Eric Watson: Obstacles in super path only fair

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Link the age of entitlement to NZ Super to expected longevity so everyone receives the benefit for the same proportion of their expected adult life. Photo / Thinkstock
Link the age of entitlement to NZ Super to expected longevity so everyone receives the benefit for the same proportion of their expected adult life. Photo / Thinkstock

A mate had a whinge to me the other day about the hoops he's had to jump through to secure a residential care subsidy for his mother.

After a needs assessment by the DHB, Work and Income was doing a financial means assessment. It was drilling into everything and he had to find the paperwork for his parents' family trust that was set up 21 years ago. But isn't this the way it should be? Long-term care is expensive. Shouldn't people have to demonstrate real need to get a government subsidy?

I had similar thoughts reading an article on Focusing on the Future published by the Commission for Financial Literacy and Retirement Income. It proposes changes to make NZ Superannuation sustainable in light of demographic shifts that will see 25 per cent of New Zealanders aged 65 or older by 2060. Recommendations include:

Link the age of entitlement to NZ Super to expected longevity so everyone receives the benefit for the same proportion of their expected adult life.

Index future adjustments to the growth in wages and consumer prices, rather than wages alone, because wage growth has historically exceeded general inflation.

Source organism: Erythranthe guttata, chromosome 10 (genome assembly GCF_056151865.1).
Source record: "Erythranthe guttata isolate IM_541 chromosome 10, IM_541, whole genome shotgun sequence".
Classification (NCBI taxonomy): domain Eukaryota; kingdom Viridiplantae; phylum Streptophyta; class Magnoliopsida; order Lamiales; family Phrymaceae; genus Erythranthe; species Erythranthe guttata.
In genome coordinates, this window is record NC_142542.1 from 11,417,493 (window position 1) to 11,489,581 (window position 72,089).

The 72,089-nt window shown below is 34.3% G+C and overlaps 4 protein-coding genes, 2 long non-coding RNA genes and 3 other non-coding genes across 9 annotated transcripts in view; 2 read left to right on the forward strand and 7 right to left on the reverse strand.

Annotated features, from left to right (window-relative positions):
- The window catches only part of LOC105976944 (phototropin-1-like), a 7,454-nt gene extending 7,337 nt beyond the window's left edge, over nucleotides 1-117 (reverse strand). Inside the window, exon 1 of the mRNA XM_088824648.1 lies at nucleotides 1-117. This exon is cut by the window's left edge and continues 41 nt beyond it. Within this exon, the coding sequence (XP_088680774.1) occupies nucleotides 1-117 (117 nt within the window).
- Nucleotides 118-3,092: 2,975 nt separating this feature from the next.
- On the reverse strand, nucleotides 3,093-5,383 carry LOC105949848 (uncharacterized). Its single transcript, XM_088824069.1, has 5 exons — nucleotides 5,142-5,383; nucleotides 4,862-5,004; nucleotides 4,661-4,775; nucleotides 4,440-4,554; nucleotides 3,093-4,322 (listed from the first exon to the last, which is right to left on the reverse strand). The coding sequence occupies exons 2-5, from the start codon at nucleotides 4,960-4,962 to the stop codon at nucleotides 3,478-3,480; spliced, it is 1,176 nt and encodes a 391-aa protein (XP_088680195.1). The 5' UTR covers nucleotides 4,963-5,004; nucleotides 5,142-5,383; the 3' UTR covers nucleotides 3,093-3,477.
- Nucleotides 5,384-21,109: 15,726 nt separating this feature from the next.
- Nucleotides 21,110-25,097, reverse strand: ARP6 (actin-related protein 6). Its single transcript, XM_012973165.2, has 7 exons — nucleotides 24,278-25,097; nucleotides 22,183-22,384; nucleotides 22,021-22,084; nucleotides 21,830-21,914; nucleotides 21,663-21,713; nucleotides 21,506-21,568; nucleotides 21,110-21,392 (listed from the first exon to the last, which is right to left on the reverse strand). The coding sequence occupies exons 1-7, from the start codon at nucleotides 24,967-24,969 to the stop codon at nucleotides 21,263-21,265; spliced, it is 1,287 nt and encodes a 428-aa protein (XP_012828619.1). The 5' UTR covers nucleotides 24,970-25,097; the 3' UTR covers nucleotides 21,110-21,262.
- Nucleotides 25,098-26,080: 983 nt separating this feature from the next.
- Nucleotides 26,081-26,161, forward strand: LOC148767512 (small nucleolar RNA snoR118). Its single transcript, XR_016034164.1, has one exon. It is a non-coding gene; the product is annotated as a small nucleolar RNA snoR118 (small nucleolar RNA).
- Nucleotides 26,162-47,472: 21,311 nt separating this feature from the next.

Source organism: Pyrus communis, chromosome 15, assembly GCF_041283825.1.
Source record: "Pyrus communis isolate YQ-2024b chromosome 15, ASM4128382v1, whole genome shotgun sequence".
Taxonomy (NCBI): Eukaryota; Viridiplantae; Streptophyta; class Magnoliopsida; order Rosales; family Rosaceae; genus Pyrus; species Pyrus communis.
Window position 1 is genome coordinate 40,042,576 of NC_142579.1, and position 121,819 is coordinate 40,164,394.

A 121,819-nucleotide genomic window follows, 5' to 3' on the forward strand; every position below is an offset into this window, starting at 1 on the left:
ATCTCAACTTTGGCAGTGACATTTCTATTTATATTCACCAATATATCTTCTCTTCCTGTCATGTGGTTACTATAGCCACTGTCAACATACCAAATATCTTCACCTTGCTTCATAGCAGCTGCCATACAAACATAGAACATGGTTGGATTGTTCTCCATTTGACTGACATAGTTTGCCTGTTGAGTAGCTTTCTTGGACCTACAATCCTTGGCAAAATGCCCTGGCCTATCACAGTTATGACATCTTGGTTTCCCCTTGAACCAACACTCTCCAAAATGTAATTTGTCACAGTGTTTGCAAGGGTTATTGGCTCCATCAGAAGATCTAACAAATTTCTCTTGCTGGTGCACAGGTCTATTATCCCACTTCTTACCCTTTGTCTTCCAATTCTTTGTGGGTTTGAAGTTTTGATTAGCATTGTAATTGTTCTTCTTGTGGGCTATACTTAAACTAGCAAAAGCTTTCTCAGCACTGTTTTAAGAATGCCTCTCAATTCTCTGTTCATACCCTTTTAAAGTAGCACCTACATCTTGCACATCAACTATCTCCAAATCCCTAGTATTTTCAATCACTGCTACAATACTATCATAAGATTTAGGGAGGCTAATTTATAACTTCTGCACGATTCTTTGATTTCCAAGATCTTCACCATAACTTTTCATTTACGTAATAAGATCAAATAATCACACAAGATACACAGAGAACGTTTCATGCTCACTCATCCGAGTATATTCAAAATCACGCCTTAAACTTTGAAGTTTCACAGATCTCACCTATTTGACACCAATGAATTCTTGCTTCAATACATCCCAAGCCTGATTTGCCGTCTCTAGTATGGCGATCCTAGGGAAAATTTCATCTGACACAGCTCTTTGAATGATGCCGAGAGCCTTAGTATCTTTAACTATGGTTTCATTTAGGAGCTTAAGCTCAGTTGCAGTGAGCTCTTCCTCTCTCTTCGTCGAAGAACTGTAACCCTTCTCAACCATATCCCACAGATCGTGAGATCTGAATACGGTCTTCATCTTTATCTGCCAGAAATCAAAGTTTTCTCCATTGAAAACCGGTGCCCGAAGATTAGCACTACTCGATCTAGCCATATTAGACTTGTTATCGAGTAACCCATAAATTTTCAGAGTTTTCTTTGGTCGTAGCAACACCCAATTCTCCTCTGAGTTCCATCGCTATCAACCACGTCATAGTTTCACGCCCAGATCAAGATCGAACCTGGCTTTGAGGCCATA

Instruct the Ministry of Business, Innovation and Employment to work with employers, industry associations and unions to improve job prospects for older workers.

Although I am in favour of raising the age of retirement because people are living longer, we need to cease anchoring on the age of 65 as the base case. In 1898, the life expectancy of a 20-year-old was to live to age 67. Today, the life expectancy of a 20-year-old is another 69 years. The concept of retirement at 65 is outdated.

The recommendation that's missing is means testing. It is set aside because it has "historically not been accepted by New Zealanders", and it "punishes savings behaviour, discourages working longer, incentivises the hiding of wealth" and "would be more complex and expensive to run".

With all due respect to the Commission, doesn't NZ Super already dis-incentivise savings and discourage people working longer?

It is realistic to assume that means testing would incentivise some people to hide their wealth. But procedures for income and asset testing are already in place for lots of other benefits in New Zealand. And Winz is already well organised to search out hidden pockets of wealth.

Besides, the extra cost of applying means tests for NZ Super must be cheaper than simply giving it to everyone, surely?

- Herald on Sunday

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